Kylie Farmer was Indigenous X host from November 15 to November 22 2013.
Five questions to Kylie
I’ve always been intrigued by storytelling, and the performance of storytelling, across all art forms. At the age of 16, I entered the performing arts industry through a traineeship in performing. I’m now an actor, presenter, writer, director, artist, linguist, arts worker and coach with about 17 years experience. I’m currently working at Screen Australia to manage the Indigenous Employment Program, which creates employment and training opportunities for Indigenous people within the media and screen industry.
I also host a popular children’s show on NITV called Waabiny Time – which I love. Oh, and I’m a serious tea drinker!
My maternal grandfather nurtured me from a very young age and taught me the fundamentals of life, love and culture, and he dedicated so much of his working life to our community. My grandmothers are both extremely wise women, loving and strong, and have endured such unique hardships throughout their lives (they were both sent away at an early age) – yet they’re positively happy and encouraging. My paternal grandfather – who is Chinese – his stories are amazing, sometimes heartbreaking and sad, but powerful. And then there’s Waljin, for all things cultural and ceremonial – she is a gift! Yibiyung, a beautiful custodian of language and history. All of our special old people back home (past and present). My siblings, and all my family – each of them have personal success stories that offer a wealth of inspiration.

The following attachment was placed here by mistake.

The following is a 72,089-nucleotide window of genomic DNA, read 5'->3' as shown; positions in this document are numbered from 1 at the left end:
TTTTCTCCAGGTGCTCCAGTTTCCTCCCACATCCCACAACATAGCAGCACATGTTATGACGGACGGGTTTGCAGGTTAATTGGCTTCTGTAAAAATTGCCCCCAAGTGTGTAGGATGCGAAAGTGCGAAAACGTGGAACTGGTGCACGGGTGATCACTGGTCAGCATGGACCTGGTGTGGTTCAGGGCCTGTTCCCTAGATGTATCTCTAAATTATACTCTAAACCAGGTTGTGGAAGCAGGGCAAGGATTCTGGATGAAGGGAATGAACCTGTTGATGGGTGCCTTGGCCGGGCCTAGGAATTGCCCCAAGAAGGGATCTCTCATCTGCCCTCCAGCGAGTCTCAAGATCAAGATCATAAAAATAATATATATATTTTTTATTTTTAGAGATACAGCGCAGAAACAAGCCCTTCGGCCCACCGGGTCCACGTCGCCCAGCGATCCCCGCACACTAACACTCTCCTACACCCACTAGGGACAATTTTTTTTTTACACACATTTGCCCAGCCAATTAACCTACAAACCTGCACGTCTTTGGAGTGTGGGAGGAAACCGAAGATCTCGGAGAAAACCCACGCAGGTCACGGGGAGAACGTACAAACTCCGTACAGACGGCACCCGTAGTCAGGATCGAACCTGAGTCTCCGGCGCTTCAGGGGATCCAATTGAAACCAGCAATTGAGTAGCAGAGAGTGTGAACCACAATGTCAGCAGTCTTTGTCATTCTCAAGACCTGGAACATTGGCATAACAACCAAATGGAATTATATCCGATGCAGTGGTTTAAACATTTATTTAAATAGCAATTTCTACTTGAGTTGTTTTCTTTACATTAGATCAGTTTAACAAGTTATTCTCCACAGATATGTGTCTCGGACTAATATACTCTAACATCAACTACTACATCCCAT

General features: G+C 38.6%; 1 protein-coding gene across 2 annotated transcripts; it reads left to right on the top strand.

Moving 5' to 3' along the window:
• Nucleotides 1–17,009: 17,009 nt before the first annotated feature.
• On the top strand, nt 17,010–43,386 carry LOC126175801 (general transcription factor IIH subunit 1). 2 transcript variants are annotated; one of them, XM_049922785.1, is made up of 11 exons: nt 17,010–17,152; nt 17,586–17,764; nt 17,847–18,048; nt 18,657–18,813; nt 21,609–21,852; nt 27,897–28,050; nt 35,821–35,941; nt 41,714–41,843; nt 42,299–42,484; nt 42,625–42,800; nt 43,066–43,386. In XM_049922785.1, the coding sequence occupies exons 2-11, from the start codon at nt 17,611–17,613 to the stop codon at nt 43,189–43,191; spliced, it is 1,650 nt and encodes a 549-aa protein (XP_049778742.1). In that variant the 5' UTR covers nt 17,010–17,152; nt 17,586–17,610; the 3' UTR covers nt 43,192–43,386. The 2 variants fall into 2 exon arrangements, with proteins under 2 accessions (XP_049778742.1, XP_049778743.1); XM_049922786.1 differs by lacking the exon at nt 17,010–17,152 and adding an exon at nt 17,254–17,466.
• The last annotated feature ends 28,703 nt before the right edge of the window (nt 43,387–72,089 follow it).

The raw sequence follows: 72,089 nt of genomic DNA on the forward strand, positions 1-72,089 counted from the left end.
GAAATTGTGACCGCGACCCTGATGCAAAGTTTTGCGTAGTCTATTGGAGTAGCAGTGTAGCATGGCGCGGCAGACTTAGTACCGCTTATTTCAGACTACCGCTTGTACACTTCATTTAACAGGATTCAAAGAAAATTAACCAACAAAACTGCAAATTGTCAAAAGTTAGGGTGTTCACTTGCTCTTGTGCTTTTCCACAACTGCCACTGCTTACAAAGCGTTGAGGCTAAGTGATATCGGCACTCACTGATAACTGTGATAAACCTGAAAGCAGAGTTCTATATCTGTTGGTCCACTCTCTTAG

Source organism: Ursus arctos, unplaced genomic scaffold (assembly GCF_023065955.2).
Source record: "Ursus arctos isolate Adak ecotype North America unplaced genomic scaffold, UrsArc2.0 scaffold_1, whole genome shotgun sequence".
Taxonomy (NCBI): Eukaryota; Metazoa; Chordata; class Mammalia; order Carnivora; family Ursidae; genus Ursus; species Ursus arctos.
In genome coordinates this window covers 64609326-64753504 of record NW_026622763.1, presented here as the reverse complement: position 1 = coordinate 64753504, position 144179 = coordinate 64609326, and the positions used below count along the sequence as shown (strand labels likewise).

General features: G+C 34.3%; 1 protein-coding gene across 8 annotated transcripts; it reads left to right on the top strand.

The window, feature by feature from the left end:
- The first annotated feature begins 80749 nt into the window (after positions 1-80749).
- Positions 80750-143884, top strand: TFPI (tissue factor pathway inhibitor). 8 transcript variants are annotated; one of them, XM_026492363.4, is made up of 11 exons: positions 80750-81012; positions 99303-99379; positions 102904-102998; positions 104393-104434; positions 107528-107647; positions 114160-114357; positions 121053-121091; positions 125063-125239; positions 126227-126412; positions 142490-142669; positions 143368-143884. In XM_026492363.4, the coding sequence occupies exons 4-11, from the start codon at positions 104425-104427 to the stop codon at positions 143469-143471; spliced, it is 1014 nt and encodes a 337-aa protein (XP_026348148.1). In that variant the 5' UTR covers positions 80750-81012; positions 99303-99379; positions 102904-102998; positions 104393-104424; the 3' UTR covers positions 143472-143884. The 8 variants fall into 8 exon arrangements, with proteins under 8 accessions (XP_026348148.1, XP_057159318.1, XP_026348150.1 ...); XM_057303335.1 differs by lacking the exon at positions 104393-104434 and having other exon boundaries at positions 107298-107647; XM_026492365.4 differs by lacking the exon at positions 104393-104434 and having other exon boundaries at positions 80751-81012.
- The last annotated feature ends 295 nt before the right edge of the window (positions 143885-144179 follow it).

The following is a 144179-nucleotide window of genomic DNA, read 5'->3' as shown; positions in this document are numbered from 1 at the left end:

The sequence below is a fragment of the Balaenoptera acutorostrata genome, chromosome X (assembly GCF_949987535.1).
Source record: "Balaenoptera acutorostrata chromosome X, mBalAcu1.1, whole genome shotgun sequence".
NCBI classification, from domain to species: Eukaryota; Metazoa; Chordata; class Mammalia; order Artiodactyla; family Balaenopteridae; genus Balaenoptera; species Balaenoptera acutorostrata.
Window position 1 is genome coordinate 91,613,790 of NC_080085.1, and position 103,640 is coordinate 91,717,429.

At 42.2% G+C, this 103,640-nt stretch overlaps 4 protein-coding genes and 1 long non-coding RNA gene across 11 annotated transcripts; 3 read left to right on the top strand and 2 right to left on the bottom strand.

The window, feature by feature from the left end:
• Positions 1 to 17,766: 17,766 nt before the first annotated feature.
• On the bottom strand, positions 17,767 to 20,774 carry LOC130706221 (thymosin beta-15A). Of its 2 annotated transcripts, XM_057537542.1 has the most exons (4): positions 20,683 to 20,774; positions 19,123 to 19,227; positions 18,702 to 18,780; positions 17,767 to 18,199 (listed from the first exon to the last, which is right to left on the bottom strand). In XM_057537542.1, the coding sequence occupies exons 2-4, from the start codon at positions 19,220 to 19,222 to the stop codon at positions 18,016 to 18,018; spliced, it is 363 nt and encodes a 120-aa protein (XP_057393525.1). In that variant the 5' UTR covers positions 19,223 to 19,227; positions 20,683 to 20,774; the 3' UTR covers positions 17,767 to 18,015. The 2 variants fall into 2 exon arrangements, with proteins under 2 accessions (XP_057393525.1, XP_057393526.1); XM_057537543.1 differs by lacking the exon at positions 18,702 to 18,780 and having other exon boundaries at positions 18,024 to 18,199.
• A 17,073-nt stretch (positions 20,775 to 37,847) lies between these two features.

And I thoroughly enjoy meeting people with a strong and passionate human spirit – anyone with a positive and compassionate attitude towards life and others, regardless of the obstacles at hand. Inspiration can come from the most diverse places, no matter how great or small the offer may be.
On a more serious note, I hope that our country, in particular our scared sites and sacred land, can be preserved and protected. I hope that our traditional languages remain active, secure and spoken (and also protected). I hope that our next generation are learning all they can from our old peoples’ knowledge and history. I hope that our society grows harmoniously together beyond colour boundaries and stereotypes.
I hope for a better future for our children and our children’s children. These are my most passionate hopes.